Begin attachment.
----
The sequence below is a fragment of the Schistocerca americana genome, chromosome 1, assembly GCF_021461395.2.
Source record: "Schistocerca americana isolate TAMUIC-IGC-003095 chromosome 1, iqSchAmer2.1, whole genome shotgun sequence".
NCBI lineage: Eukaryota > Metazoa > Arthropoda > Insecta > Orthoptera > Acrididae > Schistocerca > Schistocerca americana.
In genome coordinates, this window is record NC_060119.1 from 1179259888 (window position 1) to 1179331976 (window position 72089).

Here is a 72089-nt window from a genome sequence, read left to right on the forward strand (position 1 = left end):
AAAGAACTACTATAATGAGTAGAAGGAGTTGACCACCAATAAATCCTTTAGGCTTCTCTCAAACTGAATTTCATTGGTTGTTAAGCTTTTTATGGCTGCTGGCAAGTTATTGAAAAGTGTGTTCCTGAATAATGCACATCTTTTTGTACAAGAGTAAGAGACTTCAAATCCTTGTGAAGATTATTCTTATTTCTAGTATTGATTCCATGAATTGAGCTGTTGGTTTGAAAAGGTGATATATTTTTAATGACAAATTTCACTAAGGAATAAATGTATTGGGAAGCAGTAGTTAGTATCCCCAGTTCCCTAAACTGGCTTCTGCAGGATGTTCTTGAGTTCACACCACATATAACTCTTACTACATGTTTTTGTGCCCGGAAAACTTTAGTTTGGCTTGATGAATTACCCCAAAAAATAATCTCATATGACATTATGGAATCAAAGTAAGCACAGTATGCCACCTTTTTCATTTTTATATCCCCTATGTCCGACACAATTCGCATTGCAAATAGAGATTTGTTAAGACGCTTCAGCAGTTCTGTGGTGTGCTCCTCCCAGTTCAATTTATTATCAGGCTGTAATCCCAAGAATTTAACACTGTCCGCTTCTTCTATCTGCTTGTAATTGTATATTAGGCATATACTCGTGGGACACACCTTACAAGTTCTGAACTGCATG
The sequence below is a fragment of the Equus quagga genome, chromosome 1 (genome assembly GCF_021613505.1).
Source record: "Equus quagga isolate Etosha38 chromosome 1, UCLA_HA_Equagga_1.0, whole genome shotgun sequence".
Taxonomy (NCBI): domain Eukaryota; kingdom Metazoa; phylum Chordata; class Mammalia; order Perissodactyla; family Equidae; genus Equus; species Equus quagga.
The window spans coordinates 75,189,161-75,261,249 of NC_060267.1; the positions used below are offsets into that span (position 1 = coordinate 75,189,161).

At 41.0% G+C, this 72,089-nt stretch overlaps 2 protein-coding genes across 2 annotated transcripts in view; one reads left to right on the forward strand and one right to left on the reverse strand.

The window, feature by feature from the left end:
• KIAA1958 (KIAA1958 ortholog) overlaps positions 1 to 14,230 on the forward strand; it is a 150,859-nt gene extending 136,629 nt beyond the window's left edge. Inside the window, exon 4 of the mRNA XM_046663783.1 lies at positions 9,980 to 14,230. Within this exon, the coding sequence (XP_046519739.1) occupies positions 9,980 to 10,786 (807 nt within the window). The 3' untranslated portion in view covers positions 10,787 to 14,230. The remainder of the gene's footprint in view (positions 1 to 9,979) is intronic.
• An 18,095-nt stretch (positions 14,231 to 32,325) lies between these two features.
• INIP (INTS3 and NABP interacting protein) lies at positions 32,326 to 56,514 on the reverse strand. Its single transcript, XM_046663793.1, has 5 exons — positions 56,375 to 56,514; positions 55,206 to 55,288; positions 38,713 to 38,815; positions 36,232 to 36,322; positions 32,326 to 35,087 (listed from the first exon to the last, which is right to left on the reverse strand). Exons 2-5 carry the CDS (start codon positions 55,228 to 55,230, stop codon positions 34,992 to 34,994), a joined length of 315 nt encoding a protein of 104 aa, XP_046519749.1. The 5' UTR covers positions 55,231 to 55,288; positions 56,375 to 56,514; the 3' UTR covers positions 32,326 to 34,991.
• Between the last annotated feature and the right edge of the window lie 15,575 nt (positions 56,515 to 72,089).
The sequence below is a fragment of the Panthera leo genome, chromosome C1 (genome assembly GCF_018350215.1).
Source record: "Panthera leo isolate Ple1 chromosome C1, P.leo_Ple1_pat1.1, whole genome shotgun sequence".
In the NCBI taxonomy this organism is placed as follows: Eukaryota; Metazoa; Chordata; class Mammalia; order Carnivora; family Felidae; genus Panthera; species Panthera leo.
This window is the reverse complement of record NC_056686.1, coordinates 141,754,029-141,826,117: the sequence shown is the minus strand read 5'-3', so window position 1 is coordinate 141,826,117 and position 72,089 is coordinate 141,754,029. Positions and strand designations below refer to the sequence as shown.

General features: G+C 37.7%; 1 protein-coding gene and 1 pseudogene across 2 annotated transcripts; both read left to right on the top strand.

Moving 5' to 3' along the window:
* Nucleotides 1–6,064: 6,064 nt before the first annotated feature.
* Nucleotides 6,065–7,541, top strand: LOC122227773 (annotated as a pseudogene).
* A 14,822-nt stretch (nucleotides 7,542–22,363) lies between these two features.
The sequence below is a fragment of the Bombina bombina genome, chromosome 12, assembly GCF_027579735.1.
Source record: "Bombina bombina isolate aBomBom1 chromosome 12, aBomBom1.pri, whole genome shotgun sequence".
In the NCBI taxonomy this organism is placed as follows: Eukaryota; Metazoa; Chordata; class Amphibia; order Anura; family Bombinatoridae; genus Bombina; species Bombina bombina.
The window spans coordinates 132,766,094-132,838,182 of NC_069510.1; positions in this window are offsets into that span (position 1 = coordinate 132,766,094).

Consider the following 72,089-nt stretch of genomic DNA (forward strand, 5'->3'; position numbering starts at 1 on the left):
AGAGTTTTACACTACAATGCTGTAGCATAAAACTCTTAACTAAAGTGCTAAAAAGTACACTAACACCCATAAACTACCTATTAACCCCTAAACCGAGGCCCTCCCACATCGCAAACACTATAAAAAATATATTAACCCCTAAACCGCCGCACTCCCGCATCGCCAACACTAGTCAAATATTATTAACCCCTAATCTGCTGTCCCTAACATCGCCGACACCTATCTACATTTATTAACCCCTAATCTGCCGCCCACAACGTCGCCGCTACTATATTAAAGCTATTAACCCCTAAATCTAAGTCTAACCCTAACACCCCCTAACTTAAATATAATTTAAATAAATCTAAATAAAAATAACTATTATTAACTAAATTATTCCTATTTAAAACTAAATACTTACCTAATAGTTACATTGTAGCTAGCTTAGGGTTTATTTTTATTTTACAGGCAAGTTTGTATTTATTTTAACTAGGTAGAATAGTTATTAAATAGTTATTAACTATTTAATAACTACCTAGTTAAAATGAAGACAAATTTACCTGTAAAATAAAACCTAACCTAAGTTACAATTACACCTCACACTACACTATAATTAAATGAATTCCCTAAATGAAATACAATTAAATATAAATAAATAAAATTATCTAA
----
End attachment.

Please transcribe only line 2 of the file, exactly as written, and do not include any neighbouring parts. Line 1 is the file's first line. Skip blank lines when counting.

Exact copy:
Source record: "Schistocerca americana isolate TAMUIC-IGC-003095 chromosome 1, iqSchAmer2.1, whole genome shotgun sequence".